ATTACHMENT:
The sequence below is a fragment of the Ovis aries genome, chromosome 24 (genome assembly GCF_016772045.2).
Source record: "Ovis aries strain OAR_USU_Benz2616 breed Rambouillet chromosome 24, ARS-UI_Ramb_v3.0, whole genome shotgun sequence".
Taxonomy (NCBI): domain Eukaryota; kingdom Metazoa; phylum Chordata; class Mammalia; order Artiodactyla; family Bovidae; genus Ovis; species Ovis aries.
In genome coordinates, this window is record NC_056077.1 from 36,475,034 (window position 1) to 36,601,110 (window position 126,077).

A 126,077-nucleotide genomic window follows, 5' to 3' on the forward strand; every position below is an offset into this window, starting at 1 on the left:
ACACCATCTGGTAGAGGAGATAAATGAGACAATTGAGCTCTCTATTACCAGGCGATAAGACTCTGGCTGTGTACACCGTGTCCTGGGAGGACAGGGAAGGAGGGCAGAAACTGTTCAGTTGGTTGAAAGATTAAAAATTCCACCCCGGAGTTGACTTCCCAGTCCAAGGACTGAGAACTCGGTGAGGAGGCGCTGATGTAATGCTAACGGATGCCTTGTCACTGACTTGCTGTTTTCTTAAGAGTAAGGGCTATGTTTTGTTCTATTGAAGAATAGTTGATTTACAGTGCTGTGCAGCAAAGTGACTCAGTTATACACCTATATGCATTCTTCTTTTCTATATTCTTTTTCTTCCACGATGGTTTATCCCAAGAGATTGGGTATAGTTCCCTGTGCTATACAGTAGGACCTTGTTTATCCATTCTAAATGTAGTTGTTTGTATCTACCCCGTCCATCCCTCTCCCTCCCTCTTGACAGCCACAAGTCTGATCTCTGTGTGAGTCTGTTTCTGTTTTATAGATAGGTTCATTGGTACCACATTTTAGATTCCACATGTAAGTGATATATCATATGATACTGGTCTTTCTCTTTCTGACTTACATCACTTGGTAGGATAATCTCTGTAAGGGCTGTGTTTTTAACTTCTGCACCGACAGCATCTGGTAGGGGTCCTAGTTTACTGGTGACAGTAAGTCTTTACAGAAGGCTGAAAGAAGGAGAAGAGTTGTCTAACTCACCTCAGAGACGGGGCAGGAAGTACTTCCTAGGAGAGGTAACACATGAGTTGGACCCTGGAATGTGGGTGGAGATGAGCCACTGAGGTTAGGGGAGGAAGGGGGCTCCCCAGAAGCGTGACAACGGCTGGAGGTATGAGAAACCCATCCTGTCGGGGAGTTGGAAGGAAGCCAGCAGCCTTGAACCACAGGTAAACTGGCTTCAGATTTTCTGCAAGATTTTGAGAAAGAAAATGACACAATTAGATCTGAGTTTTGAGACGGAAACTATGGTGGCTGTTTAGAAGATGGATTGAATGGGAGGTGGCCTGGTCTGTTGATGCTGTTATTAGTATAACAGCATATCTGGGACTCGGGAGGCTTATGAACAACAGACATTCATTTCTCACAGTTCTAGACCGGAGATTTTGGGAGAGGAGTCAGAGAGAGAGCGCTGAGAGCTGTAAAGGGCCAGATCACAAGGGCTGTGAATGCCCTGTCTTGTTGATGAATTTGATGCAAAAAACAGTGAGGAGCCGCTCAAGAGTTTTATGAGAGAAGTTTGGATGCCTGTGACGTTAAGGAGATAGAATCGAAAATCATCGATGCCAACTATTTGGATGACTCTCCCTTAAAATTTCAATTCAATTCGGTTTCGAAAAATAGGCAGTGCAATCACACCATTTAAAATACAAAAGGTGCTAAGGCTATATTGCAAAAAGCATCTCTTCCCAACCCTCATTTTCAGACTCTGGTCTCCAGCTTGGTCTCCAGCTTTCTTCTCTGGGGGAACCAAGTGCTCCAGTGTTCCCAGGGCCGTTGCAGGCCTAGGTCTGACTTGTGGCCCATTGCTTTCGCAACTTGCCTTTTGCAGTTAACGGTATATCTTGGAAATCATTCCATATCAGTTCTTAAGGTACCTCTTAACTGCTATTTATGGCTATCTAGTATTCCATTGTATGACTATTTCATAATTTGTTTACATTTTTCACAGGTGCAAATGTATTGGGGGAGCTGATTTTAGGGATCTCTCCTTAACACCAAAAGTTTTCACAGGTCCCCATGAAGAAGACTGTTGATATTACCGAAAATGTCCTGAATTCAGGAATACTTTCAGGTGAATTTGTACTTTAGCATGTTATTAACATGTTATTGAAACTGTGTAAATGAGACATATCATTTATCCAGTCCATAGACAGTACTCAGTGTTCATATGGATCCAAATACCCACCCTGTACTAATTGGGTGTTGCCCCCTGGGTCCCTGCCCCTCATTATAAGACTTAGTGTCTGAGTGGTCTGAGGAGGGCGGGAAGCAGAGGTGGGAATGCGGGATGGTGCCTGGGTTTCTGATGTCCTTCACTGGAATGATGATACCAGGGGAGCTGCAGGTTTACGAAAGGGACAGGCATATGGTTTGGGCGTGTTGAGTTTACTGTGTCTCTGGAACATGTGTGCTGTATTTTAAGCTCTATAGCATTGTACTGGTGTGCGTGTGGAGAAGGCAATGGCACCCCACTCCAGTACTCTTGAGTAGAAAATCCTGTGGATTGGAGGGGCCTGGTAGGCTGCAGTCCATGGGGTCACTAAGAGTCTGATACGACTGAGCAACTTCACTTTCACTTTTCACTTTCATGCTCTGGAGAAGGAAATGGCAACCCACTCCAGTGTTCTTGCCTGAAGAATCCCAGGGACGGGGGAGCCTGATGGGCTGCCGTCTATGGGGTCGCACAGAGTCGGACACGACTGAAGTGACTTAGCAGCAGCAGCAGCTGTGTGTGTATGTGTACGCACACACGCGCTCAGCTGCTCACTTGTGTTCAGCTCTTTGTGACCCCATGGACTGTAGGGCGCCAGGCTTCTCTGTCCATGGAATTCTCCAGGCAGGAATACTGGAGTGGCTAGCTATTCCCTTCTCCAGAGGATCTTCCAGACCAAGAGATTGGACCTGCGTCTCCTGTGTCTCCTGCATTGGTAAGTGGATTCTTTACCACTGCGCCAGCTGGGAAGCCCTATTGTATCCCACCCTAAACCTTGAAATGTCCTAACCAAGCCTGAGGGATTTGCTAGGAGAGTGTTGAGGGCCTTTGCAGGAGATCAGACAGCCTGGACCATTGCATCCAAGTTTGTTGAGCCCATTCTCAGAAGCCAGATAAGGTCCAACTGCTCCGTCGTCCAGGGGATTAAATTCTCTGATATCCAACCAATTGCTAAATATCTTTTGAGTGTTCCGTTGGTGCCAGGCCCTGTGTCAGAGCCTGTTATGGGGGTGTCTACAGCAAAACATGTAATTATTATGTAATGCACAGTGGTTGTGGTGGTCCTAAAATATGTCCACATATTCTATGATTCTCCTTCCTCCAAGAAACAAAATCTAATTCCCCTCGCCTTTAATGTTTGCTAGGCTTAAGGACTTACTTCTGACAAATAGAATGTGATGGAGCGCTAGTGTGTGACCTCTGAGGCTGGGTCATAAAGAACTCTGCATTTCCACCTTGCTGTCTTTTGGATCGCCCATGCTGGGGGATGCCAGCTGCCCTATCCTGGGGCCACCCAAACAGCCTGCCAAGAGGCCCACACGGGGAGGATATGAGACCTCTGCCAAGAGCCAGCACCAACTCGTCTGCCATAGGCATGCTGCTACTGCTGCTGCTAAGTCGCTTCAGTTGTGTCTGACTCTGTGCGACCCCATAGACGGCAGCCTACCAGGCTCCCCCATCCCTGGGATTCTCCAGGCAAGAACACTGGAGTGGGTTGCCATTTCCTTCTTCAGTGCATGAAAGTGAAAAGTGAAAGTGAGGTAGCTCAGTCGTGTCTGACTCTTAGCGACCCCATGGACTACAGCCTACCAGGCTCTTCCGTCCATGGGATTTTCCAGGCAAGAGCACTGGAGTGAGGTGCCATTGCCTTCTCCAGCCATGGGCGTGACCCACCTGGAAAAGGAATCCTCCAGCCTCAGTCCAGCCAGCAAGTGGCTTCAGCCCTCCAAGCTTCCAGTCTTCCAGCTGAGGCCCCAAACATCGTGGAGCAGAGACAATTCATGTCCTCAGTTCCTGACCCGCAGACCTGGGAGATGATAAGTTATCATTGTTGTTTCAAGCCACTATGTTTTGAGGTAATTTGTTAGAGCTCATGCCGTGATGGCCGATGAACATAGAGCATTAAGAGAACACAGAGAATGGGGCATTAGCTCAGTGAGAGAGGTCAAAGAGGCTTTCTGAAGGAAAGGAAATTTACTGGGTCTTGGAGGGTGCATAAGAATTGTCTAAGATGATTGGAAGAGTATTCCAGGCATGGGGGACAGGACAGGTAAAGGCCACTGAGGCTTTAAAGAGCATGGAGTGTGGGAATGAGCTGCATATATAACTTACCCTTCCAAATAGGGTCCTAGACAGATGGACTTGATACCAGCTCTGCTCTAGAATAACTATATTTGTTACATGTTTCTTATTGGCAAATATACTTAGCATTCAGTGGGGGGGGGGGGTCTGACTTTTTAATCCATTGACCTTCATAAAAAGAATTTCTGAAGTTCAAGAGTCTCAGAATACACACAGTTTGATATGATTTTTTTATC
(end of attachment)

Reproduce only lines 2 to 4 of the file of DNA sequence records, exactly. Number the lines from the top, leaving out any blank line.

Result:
Source record: "Ovis aries strain OAR_USU_Benz2616 breed Rambouillet chromosome 24, ARS-UI_Ramb_v3.0, whole genome shotgun sequence".
Taxonomy (NCBI): domain Eukaryota; kingdom Metazoa; phylum Chordata; class Mammalia; order Artiodactyla; family Bovidae; genus Ovis; species Ovis aries.
In genome coordinates, this window is record NC_056077.1 from 36,475,034 (window position 1) to 36,601,110 (window position 126,077).